- Aurora reported Q2 fiscal 2020 results last week, which shows a 26% decrease in net revenue to $56 million from $75 million in Q1 2020;
- $22.8 million gross profit accounted for 40.7% of net revenue, while net loss soared to $1.3 billion.
- SG&A expenses increased by 23% to $99.9 million, accounting for 178.3% of net revenue.
- Aurora decided to transform its operations strategically and provide financial amendments to cope with inadequate market conditions.
Aurora Cannabis Inc. (Aurora) (NYSE: ACB) (TSX: ACB) is one of the leading companies in the cannabis industry serving both the medical and consumer markets. Headquartered in Edmonton, Canada, Aurora establishes its presence in 25 countries through its portfolio of brands including Aurora, Aurora Drift, San Rafael ’71, Daily Special, AltaVie, MedReleaf, CanniMed, Whistler, and ROAR Sports. Aurora’s brands provide a variety of cannabis and hemp products spanning from vapes, concentrates, edibles, soft gel capsules, oral sprays to THC and CDB oils. As it continues to develop innovative products, Aurora strengthens its competitive advantages to lead the cannabis industry in the Canadian and European markets.
Fiscal Q2 2020 Results
On February 13, 2020, Aurora announced its financial and operational results for the second quarter of fiscal 2020 ended December 31, 2019. Net revenue declined 26%, from $75 million in the prior quarter to $56 million, as well as gross profit slid 46% from $42.5 million to $22.8 million. Cannabis net revenue accounted for a total of 52.7 million Canadian dollars, consisting of $27.4 million in medical cannabis and $22.9 million in consumer cannabis, respectively. Net loss was unprecedentedly high, ascending from $10.4 million net income in the prior quarter to $1.3 billion. Likewise, adjusted EBITDA loss climbed to $80.2 million, resulting in an enormous loss of 143.1% of total net revenue.
Ulteriorly, declines in net revenue and gross profit resulted from a short-term permit issue in Germany. The leading causes of net loss and adjusted EBITDA loss were an increase in selling, general and administration (SG&A) expenses and tremendous loss from impairment of non-current assets. Aurora’s SG&A expenses increased by 23% to $99.9 million, accounting for 178.3% of net revenue.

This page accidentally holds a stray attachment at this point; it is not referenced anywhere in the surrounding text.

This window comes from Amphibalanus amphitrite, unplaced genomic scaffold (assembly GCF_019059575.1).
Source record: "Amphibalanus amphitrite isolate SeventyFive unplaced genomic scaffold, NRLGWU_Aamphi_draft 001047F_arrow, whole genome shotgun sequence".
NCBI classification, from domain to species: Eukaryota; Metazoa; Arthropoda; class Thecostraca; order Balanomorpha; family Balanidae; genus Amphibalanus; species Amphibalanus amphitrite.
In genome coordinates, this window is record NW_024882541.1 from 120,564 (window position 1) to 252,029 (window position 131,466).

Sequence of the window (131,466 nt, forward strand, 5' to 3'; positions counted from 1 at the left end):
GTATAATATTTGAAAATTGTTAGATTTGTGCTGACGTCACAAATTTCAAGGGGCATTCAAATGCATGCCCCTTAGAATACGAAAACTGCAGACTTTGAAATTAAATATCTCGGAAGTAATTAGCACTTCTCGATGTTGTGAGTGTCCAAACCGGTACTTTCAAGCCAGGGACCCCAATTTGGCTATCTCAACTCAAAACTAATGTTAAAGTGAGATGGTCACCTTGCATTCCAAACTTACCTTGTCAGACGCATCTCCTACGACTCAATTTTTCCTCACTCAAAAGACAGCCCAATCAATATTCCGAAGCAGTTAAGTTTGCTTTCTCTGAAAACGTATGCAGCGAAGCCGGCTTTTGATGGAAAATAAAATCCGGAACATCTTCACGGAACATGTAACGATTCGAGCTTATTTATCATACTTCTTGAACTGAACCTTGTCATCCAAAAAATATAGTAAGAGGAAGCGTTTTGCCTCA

Based on its disappointing earnings result, Aurora suffered enormous losses from heavy expenditure on SG&A and impairment of acquired non-current assets. How can Aurora achieve long-term profits and continue to grow despite unappealing earnings results and everchanging cannabis market? Aurora decided to transform its operations strategically and provide financial amendments to cope with inadequate market conditions.
In order to establish a strong leading position through its growth strategy, Aurora focuses on operations in three rapidly growing markets, which are medical cannabis, consumer cannabis, and wholesale.
Medical Cannabis Sales
Aurora has more than 85,000 medical patients in Canada and has developed a strong presence in Europe and an emerging presence in Latin America. With a patient-first philosophy, Aurora dedicated itself to providing patients worldwide with consistent and effective medical cannabis products, provided by its diverse medical cannabis brands————Aurora, Medreleaf, CanniMed, and Whistler brands.
Regardless of the overall decline in cannabis sales, Aurora’s medical cannabis sales in Canada and the EU remained strong in Q2 2020. There was a slight decrease in Aurora’s medical cannabis net revenue from $30 million in Q1 2020 to $27 million. However, during Q2 2020, its international medical cannabis sales slid by 64% to $1.8 million due to a temporary sales suspension on certain products in Germany, which was recently approved to resume according to Aurora. Moreover, its Canadian medical cannabis sales and gross margins were impacted by excise taxes on medical cannabis sales in Canada. However, Aurora claimed that its medical patients are not responsible for the cost of excise taxes based on its medical commitment.